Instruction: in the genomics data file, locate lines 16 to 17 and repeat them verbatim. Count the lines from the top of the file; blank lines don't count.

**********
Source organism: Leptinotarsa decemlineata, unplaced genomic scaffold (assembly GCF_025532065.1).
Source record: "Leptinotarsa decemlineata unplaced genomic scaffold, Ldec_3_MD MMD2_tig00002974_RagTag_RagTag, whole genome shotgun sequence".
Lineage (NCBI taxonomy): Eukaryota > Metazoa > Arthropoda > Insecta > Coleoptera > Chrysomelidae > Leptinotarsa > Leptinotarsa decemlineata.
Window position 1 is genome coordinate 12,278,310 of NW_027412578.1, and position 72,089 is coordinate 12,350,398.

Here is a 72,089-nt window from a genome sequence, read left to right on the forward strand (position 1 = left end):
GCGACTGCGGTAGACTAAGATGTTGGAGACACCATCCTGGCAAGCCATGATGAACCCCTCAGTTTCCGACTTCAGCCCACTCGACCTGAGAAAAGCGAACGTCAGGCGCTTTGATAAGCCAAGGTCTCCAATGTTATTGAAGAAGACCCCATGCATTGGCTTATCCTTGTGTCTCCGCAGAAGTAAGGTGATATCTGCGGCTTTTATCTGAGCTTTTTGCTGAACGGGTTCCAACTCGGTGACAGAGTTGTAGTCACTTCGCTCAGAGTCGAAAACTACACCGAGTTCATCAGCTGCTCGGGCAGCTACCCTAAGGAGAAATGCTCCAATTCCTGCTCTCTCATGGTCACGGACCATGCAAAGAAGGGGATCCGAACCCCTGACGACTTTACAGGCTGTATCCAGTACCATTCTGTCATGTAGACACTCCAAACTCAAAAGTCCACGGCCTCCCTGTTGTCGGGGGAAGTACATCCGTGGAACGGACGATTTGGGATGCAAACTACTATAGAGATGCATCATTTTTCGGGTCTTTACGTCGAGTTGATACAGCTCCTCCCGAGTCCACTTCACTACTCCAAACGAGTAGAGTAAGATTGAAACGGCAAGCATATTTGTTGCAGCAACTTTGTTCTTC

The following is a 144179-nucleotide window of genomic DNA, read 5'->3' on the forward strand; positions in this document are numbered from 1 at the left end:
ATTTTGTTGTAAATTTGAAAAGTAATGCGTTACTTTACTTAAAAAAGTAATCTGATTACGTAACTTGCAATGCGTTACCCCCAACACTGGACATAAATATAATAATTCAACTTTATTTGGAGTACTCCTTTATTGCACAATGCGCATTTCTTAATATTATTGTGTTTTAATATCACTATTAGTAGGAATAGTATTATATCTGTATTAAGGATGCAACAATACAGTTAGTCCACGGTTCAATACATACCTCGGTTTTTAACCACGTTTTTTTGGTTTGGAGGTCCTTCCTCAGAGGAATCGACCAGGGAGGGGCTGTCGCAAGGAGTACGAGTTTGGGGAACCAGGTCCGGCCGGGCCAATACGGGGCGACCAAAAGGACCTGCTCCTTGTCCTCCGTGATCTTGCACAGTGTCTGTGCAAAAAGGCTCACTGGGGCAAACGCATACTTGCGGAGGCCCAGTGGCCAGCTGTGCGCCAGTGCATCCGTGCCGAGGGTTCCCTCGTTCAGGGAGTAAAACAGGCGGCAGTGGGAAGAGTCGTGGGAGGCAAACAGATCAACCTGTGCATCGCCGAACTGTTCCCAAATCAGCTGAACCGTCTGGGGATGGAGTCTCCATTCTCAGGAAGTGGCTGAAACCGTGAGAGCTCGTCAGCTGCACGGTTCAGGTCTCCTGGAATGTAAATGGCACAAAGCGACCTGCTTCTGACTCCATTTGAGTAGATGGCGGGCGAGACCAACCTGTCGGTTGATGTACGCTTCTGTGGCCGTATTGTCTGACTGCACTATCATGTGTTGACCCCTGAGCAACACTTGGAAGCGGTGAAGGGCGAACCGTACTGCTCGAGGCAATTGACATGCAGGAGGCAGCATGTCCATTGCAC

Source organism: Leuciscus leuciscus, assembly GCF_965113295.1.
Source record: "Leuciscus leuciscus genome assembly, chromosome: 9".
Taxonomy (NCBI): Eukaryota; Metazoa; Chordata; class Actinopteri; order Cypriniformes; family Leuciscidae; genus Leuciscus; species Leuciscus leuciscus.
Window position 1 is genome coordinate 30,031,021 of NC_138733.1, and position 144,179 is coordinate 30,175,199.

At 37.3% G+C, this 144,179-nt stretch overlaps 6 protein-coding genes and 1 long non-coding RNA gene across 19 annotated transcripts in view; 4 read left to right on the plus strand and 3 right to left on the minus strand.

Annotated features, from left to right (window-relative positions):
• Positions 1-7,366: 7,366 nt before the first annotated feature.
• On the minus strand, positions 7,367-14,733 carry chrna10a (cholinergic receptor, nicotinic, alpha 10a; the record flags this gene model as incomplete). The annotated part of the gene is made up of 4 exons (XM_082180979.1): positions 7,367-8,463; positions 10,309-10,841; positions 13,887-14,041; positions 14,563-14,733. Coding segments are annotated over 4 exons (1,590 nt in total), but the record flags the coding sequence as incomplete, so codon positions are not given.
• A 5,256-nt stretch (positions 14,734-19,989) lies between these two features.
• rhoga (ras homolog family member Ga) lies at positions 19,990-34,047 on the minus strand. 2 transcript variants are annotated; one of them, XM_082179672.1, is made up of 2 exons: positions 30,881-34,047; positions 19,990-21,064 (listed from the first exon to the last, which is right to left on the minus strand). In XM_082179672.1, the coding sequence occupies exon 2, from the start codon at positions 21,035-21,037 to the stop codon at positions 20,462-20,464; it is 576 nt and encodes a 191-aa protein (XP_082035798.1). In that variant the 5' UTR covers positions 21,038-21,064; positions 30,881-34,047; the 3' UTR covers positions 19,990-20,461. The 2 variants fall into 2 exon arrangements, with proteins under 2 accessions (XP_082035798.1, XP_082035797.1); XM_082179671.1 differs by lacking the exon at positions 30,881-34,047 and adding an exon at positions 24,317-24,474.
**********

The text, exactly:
• On the minus strand, positions 7,367-14,733 carry chrna10a (cholinergic receptor, nicotinic, alpha 10a; the record flags this gene model as incomplete). The annotated part of the gene is made up of 4 exons (XM_082180979.1): positions 7,367-8,463; positions 10,309-10,841; positions 13,887-14,041; positions 14,563-14,733. Coding segments are annotated over 4 exons (1,590 nt in total), but the record flags the coding sequence as incomplete, so codon positions are not given.
• A 5,256-nt stretch (positions 14,734-19,989) lies between these two features.